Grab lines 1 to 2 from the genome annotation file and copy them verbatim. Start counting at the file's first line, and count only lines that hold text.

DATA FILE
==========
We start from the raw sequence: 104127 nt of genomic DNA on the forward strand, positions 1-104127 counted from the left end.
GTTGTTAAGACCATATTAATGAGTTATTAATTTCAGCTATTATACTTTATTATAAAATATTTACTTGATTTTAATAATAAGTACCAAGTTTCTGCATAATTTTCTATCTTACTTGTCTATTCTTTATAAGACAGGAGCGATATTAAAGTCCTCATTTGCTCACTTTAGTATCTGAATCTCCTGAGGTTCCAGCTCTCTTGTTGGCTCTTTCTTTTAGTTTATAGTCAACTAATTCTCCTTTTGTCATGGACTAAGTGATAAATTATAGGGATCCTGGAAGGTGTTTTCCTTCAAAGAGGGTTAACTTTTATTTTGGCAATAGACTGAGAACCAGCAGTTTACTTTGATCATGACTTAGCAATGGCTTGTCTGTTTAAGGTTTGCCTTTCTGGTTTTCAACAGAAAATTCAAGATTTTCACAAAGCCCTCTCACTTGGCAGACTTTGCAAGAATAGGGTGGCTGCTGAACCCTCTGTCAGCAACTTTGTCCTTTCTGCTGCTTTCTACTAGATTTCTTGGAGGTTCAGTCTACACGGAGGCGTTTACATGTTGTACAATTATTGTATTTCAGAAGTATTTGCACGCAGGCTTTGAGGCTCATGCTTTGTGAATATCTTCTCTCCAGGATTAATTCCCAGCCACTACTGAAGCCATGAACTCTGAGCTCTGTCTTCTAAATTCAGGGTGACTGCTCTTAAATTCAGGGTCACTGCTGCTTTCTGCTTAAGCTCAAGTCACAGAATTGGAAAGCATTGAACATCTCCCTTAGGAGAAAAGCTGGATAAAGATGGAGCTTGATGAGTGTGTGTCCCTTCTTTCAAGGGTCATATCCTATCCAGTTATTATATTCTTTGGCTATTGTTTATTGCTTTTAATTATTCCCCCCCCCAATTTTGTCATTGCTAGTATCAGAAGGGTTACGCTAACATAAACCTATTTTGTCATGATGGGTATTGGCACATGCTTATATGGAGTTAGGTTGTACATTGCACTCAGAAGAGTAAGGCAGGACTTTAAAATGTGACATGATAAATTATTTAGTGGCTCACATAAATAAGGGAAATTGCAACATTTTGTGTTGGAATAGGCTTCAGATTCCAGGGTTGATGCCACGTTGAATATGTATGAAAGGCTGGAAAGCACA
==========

We start from the raw sequence: 104127 nt of genomic DNA on the forward strand, positions 1-104127 counted from the left end.
GTTGTTAAGACCATATTAATGAGTTATTAATTTCAGCTATTATACTTTATTATAAAATATTTACTTGATTTTAATAATAAGTACCAAGTTTCTGCATAATTTTCTATCTTACTTGTCTATTCTTTATAAGACAGGAGCGATATTAAAGTCCTCATTTGCTCACTTTAGTATCTGAATCTCCTGAGGTTCCAGCTCTCTTGTTGGCTCTTTCTTTTAGTTTATAGTCAACTAATTCTCCTTTTGTCATGGACTAAGTGATAAATTATAGGGATCCTGGAAGGTGTTTTCCTTCAAAGAGGGTTAACTTTTATTTTGGCAATAGACTGAGAACCAGCAGTTTACTTTGATCATGACTTAGCAATGGCTTGTCTGTTTAAGGTTTGCCTTTCTGGTTTTCAACAGAAAATTCAAGATTTTCACAAAGCCCTCTCACTTGGCAGACTTTGCAAGAATAGGGTGGCTGCTGAACCCTCTGTCAGCAACTTTGTCCTTTCTGCTGCTTTCTACTAGATTTCTTGGAGGTTCAGTCTACACGGAGGCGTTTACATGTTGTACAATTATTGTATTTCAGAAGTATTTGCACGCAGGCTTTGAGGCTCATGCTTTGTGAATATCTTCTCTCCAGGATTAATTCCCAGCCACTACTGAAGCCATGAACTCTGAGCTCTGTCTTCTAAATTCAGGGTGACTGCTCTTAAATTCAGGGTCACTGCTGCTTTCTGCTTAAGCTCAAGTCACAGAATTGGAAAGCATTGAACATCTCCCTTAGGAGAAAAGCTGGATAAAGATGGAGCTTGATGAGTGTGTGTCCCTTCTTTCAAGGGTCATATCCTATCCAGTTATTATATTCTTTGGCTATTGTTTATTGCTTTTAATTATTCCCCCCCCCAATTTTGTCATTGCTAGTATCAGAAGGGTTACGCTAACATAAACCTATTTTGTCATGATGGGTATTGGCACATGCTTATATGGAGTTAGGTTGTACATTGCACTCAGAAGAGTAAGGCAGGACTTTAAAATGTGACATGATAAATTATTTAGTGGCTCACATAAATAAGGGAAATTGCAACATTTTGTGTTGGAATAGGCTTCAGATTCCAGGGTTGATGCCACGTTGAATATGTATGAAAGGCTGGAAAGCACA